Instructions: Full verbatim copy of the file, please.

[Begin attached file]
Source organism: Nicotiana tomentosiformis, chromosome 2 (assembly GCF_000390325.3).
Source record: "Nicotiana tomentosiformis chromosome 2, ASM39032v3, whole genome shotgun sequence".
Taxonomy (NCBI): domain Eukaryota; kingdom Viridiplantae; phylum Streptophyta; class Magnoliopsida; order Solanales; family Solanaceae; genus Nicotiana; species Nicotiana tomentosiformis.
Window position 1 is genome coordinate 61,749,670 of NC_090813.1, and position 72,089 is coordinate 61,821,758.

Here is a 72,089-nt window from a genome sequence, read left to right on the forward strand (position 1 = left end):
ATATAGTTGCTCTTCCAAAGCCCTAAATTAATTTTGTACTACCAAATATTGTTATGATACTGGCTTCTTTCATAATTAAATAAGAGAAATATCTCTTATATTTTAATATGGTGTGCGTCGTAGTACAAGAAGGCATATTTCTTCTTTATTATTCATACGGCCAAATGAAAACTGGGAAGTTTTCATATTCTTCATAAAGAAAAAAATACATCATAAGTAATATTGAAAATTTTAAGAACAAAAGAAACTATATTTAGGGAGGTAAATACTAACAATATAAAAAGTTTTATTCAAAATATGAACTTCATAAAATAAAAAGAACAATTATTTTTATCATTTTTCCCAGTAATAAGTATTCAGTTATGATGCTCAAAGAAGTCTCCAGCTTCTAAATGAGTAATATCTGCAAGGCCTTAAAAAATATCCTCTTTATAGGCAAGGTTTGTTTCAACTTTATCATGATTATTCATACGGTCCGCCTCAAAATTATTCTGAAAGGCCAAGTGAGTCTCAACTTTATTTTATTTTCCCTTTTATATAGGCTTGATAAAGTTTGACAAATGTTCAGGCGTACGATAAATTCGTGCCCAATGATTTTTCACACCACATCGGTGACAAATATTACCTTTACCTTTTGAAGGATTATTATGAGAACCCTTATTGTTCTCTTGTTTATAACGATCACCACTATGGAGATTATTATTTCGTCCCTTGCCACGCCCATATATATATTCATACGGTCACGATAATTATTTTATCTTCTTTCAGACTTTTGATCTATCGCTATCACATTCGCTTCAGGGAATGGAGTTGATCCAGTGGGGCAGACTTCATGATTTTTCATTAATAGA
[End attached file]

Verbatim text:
Source organism: Nicotiana tomentosiformis, chromosome 2 (assembly GCF_000390325.3).
Source record: "Nicotiana tomentosiformis chromosome 2, ASM39032v3, whole genome shotgun sequence".
Taxonomy (NCBI): domain Eukaryota; kingdom Viridiplantae; phylum Streptophyta; class Magnoliopsida; order Solanales; family Solanaceae; genus Nicotiana; species Nicotiana tomentosiformis.
Window position 1 is genome coordinate 61,749,670 of NC_090813.1, and position 72,089 is coordinate 61,821,758.

Here is a 72,089-nt window from a genome sequence, read left to right on the forward strand (position 1 = left end):
ATATAGTTGCTCTTCCAAAGCCCTAAATTAATTTTGTACTACCAAATATTGTTATGATACTGGCTTCTTTCATAATTAAATAAGAGAAATATCTCTTATATTTTAATATGGTGTGCGTCGTAGTACAAGAAGGCATATTTCTTCTTTATTATTCATACGGCCAAATGAAAACTGGGAAGTTTTCATATTCTTCATAAAGAAAAAAATACATCATAAGTAATATTGAAAATTTTAAGAACAAAAGAAACTATATTTAGGGAGGTAAATACTAACAATATAAAAAGTTTTATTCAAAATATGAACTTCATAAAATAAAAAGAACAATTATTTTTATCATTTTTCCCAGTAATAAGTATTCAGTTATGATGCTCAAAGAAGTCTCCAGCTTCTAAATGAGTAATATCTGCAAGGCCTTAAAAAATATCCTCTTTATAGGCAAGGTTTGTTTCAACTTTATCATGATTATTCATACGGTCCGCCTCAAAATTATTCTGAAAGGCCAAGTGAGTCTCAACTTTATTTTATTTTCCCTTTTATATAGGCTTGATAAAGTTTGACAAATGTTCAGGCGTACGATAAATTCGTGCCCAATGATTTTTCACACCACATCGGTGACAAATATTACCTTTACCTTTTGAAGGATTATTATGAGAACCCTTATTGTTCTCTTGTTTATAACGATCACCACTATGGAGATTATTATTTCGTCCCTTGCCACGCCCATATATATATTCATACGGTCACGATAATTATTTTATCTTCTTTCAGACTTTTGATCTATCGCTATCACATTCGCTTCAGGGAATGGAGTTGATCCAGTGGGGCAGACTTCATGATTTTTCATTAATAGA